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First of all, is the following a well-defined function?

$f(\{x_1,\ldots,x_n\})=m$ such that $\sum_{i=1}^mx_i\ge\sum_{i=m+1}^nx_i$, where $\{x_1,\ldots,x_n\}$ is ordered in ascending order and $x_i\ge0$ for all $x_i\in\{x_1,\ldots,x_n\}$

If not, how do we define a function which takes a set of positive real numbers of arbitrary size, and returns an integer which is the index of the element in the input that satisfies the condition as above. And what would be the domain and range of this function?


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up vote 1 down vote accepted

With the extra condition it is well defined.

The set $\{ m | \sum_i^mx_i\ge\sum_{i=m+1}^nx_i \}$ is finite and nonempty since it contains $n$, and your function is actually the min of this set.

BTW, if you don't want to worry about ordering your set increasing, here is what you can do:

First observe that your condition is equivalent to

$$2\sum_i^mx_i\ge \sum_{i=1}^nx_i$$

Now, you can define :

$$f(\{x_1,\ldots,x_n\})= \min \{ m| \exists \sigma \in S_n \, {\rm s.t.} \, 2\sum_i^mx_{\sigma(i)} \ge \sum_{i=1}^nx_i \}$$

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thanks, but what is $S_n$ and $\sigma(i)$ respectively? – skyork Feb 15 '12 at 20:34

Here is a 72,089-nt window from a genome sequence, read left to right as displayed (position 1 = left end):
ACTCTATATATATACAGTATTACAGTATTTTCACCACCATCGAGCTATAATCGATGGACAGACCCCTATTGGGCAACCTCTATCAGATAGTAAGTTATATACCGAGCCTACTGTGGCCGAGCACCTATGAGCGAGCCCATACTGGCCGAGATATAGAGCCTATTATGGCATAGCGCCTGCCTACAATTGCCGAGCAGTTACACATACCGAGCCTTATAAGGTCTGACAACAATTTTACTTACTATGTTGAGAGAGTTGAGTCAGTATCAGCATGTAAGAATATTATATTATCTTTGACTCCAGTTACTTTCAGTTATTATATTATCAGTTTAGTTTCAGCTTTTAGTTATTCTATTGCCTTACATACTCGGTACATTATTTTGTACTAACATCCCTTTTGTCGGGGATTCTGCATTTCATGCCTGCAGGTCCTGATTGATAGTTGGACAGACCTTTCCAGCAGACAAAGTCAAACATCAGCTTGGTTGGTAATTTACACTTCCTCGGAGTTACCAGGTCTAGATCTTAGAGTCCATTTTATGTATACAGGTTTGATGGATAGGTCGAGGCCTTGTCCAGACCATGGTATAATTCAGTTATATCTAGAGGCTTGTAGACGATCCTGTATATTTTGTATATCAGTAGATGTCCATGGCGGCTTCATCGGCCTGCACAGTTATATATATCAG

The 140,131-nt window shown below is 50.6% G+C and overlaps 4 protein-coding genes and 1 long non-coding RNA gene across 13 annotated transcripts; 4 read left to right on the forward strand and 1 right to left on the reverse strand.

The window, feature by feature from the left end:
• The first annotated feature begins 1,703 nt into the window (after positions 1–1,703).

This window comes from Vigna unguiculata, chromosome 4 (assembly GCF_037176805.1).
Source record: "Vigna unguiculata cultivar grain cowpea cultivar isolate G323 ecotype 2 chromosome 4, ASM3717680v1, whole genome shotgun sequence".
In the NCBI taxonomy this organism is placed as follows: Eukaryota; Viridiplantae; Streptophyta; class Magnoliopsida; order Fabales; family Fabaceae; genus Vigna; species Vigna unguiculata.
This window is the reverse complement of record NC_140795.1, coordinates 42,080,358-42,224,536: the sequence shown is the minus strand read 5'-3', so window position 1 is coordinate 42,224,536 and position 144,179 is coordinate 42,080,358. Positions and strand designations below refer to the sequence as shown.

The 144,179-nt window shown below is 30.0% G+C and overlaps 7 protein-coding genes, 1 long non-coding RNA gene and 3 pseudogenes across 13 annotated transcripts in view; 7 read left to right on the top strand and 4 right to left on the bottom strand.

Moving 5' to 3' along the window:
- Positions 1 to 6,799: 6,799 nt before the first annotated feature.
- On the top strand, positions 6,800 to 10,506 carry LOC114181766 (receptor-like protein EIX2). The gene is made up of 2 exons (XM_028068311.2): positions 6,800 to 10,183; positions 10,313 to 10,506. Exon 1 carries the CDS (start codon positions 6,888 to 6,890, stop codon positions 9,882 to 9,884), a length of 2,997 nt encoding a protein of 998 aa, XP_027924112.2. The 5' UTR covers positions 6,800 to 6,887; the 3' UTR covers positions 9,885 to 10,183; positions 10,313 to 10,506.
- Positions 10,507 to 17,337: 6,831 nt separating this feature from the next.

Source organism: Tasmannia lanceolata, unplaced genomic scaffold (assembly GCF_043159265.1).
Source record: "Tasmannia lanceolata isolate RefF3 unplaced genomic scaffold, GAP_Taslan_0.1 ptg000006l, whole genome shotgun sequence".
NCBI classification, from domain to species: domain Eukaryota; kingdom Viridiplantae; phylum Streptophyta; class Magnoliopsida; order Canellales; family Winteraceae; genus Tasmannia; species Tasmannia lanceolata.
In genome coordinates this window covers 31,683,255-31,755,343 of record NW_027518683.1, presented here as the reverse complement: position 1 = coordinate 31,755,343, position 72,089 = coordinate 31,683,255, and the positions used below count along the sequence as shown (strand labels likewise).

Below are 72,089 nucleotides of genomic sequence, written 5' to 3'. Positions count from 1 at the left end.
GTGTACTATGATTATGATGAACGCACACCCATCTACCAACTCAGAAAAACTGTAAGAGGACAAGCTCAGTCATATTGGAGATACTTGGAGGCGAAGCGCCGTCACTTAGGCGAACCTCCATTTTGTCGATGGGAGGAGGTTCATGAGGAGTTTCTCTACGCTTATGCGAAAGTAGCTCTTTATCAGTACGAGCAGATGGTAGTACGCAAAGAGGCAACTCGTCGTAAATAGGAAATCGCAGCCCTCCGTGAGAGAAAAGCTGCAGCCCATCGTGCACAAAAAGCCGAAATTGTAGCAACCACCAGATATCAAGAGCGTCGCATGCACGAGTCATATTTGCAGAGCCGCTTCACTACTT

$\sigma$ is a bijection from $\{1,2,..,n\}$ to $\{ 1,2,..,n \}$; basically it is a reordering of the sets $\{1,2,..,n \}$ (and in this case the value of the function $\sigma(i)$ is the ith element in the new order). $S_n$ is the set of all such possible bijections. – N. S. Feb 15 '12 at 21:18

Presumably the lower limit on the first sum is $i=1$. The function is not well-defined. For example, what is $f(-1,0,0,0,0)?$

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I've amended the condition on the input, does this make it well-defined? – skyork Feb 15 '12 at 17:06
@skyork: If returning $n$ when $x_n$ is greater than the sum of the rest is acceptable, it is well defined. You have stated what the domain is-all ordered tuples of positive reals. The range would be the naturals as you can make one that returns any index you want. – Ross Millikan Feb 15 '12 at 18:22
just a thought, what if we have something like $f(0.1, 0.2, 0.3, 0.4, 1.1)$? Is the function well-defined in this case? If so, are we saying $f(0.1, 0.2, 0.3, 0.4, 1.1)=5$? – skyork Feb 16 '12 at 17:26
yes, since then the sum on the right doesn't contain any element, and this is typically understood to be $0$... – N. S. Feb 16 '12 at 18:05
@N.S. thanks for the clarification. – skyork Feb 16 '12 at 18:55

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